Recounting the details of violence and abuse are an essential element for criminal and civil investigations; equally as important are the ways in which media outlets cover stories of both physical and online abuse and violence. When survivors tell stories of technology-facilitated abuse, their accounts are frequently minimized or dismissed because of the perception that violence occurring in the digital sphere is not that serious or that nothing can be done. Unfortunately, many survivors share how their stories of harassment and abuse are not taken seriously or inaccurately recounted when passed along in the criminal justice process or in media coverage. When fact finders, criminal justice professionals, and media fail to center the experience of survivors in their investigations and reportage, criminal and civil cases can become weakened; and public opinion can create everything from hopelessness to increased sense of danger for survivors. This podcast, featuring Soraya Chomali of Women’s Media Center, focuses on the importance of survivors’ storytelling to better aid the fact finding and investigative process; and, to provide more accurate media coverage.
Trends in gender-based online violence change as quickly as new social media platforms are created. In this podcast, our two experts, Attorney, Ian Harris of the Safety Net Project, and Corporal, Christopher Brown of California State University, Long Beach Police Department, discuss the latest forms of online abuse and how the misuse of technology in these cases impacts students on secondary and college campuses. They also discuss best practices for gathering and preserving digital evidence and for working with students to gather and preserve such evidence.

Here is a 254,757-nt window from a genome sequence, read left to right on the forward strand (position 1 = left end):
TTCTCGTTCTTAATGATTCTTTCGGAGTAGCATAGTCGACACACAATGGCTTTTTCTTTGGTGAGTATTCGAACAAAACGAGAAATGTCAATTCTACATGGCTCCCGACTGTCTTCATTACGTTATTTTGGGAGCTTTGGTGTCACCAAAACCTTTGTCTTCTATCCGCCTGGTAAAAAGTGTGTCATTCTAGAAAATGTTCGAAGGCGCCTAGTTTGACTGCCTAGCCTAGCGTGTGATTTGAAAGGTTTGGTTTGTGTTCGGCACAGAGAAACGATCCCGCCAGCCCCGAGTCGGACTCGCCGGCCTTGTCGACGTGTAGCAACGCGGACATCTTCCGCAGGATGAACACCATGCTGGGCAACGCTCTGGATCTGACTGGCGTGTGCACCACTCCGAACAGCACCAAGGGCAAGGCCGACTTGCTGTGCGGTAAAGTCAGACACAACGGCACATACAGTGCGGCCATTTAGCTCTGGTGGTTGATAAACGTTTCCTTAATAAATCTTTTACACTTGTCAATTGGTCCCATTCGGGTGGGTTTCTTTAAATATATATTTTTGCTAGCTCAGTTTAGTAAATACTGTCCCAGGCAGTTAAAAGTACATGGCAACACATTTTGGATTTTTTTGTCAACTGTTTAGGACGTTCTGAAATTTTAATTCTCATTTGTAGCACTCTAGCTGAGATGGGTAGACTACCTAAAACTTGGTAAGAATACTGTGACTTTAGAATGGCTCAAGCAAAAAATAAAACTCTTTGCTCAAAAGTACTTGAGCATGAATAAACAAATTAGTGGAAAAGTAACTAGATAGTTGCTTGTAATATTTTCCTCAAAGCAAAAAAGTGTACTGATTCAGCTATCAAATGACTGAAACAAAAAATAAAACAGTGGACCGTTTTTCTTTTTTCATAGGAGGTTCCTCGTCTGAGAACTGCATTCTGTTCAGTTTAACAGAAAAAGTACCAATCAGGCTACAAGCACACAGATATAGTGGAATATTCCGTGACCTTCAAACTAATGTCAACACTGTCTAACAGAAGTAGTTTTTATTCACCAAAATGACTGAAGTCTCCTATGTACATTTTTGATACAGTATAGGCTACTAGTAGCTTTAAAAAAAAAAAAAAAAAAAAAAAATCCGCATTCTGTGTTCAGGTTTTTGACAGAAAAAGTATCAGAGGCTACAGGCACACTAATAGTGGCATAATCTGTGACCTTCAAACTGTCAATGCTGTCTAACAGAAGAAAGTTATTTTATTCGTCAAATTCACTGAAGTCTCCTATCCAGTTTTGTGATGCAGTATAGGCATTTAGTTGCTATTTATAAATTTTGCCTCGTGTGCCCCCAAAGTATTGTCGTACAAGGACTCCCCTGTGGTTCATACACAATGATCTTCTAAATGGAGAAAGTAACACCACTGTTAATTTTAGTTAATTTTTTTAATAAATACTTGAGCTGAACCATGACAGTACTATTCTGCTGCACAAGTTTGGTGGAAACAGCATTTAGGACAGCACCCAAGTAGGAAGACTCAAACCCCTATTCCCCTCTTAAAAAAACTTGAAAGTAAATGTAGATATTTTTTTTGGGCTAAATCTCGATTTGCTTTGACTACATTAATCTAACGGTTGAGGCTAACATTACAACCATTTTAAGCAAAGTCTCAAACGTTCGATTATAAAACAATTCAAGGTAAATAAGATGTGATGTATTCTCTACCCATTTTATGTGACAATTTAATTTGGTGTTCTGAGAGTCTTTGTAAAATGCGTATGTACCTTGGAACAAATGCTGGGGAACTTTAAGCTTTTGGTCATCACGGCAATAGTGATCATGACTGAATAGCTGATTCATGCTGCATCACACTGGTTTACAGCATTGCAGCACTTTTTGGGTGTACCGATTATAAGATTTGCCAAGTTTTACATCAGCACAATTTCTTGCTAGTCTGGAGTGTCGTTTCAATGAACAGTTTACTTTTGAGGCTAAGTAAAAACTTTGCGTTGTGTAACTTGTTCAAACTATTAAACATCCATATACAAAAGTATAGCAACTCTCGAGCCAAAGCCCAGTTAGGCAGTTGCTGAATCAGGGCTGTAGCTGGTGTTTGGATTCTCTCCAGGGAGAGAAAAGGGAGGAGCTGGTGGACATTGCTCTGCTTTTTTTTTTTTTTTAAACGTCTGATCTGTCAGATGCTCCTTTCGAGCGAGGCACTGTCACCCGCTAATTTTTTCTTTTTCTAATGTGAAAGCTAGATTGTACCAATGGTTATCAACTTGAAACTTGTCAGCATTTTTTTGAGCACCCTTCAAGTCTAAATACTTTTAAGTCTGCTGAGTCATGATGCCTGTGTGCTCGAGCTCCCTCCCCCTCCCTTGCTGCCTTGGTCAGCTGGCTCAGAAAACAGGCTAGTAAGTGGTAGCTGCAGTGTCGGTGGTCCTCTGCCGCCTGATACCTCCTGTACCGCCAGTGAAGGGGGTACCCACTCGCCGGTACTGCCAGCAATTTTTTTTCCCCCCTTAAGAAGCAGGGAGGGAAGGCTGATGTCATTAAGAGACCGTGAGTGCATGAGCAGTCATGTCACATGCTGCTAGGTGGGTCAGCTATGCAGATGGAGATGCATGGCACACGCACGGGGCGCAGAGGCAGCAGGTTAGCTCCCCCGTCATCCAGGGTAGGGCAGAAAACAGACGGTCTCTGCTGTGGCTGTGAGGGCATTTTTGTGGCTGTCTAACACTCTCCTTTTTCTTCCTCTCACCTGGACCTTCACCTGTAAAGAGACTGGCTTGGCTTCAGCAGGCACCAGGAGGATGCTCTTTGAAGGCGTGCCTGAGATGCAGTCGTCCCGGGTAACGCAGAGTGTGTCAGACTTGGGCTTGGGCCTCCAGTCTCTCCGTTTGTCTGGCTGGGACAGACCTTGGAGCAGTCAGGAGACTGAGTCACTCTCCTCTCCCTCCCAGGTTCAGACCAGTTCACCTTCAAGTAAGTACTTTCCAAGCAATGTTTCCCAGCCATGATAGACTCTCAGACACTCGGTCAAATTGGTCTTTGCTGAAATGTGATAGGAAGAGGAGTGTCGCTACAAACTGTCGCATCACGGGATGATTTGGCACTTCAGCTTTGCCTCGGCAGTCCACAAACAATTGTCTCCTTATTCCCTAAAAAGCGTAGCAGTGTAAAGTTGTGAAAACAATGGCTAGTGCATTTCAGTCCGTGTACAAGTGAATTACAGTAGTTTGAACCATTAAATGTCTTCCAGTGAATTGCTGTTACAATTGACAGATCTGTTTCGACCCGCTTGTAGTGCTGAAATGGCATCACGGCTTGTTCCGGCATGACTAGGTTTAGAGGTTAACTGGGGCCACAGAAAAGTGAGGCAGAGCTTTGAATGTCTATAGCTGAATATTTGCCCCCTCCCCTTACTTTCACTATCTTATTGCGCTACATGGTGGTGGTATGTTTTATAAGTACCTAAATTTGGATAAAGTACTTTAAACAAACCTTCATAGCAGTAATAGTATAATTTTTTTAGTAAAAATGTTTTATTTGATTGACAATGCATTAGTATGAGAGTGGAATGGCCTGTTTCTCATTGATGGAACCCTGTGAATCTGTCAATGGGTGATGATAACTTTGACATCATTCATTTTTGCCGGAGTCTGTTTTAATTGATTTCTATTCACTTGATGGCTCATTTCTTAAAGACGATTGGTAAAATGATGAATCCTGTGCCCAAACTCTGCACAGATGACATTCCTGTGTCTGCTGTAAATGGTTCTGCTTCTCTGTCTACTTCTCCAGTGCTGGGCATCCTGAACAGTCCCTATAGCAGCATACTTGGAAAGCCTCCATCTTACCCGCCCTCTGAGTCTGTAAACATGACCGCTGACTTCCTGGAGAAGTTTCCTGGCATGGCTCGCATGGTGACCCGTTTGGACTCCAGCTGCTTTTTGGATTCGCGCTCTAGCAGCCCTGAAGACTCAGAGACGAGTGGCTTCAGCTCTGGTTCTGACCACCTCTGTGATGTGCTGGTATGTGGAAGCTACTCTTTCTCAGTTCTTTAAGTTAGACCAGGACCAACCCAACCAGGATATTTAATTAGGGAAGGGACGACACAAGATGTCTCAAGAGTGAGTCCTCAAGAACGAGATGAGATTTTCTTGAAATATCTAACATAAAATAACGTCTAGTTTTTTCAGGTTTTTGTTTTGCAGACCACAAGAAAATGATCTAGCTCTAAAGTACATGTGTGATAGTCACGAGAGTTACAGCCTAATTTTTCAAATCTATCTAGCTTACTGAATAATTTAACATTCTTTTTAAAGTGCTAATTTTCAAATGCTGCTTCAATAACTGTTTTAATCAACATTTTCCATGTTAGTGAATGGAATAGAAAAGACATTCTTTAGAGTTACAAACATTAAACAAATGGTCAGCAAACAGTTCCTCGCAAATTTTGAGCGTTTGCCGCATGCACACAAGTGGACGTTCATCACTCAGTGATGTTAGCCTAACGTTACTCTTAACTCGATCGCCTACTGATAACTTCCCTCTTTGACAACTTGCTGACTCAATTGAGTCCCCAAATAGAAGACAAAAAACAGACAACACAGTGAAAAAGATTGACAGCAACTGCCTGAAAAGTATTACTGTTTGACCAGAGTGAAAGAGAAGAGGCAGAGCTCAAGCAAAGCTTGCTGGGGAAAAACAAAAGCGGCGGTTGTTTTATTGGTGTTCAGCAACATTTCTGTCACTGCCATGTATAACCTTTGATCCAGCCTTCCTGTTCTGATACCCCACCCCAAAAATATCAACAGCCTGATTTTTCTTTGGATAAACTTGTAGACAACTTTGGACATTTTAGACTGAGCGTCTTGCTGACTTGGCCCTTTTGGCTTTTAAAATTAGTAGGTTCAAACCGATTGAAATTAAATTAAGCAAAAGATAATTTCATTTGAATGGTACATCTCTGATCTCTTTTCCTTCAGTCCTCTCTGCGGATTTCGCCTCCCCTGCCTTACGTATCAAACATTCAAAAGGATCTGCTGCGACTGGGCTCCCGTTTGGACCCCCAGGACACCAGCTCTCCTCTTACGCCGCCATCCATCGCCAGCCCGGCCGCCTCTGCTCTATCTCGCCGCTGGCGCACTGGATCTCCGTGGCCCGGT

Does a secondary school or university have an obligation to respond to harassing and threatening gender-based comments posted anonymously on Yik Yak or other social media sites? What is a school’s obligation and how can school administrators carry it out consistent with the First Amendment rights of the students posting the messages? These are some of the questions we explore in this podcast with Kelli Musick of the Feminist Majority Foundation. We also discuss best practices that campus safety officials can follow in gender-based cyber harassment cases.
Some refer to nonconsensual sharing of images as “revenge porn.” Others refer to it as “sextortion.” However, what do these terms collectively mean and how is it affecting our youth? With the help of expert, Erica Johnstone of Without My Consent, this podcast will delve directly into the nonconsensual sharing of images and videos, advances the legal community has made to combat this issue, and explore strategies to support both students and campus administrators in finding equitable solutions in secondary schools and college campuses.
In the second eTAG podcast, we interview Sgt. Cox, an officer with Austin Independent School District’s Police Department who has trained hundreds of law enforcement officers on social media use and investigations across the state of Texas. This podcast explores strategies to enhance the response of campus law enforcement officers in cyber abuse cases. Listeners will get an opportunity to learn about trends in social media, techniques for collecting evidence, and new training methods for campus safety professionals. Learn more about the National Association of School Resource Officers and Texas School Safety Center.
In the first eTAG podcast, we interview Daisy, Charlie, and Ella, co-founders of SafeBAE, a student-focused, survivor-driven nonprofit whose mission is to raise awareness about sexual assault and dating violence in middle and high schools. This podcast explores the experiences of youth survivors when navigating criminal justice responses to cyber abuse cases and ideas for how criminal justice professionals can support youth. Listeners will also learn more about SafeBAE’s youth-led projects to address cyber re-victimization.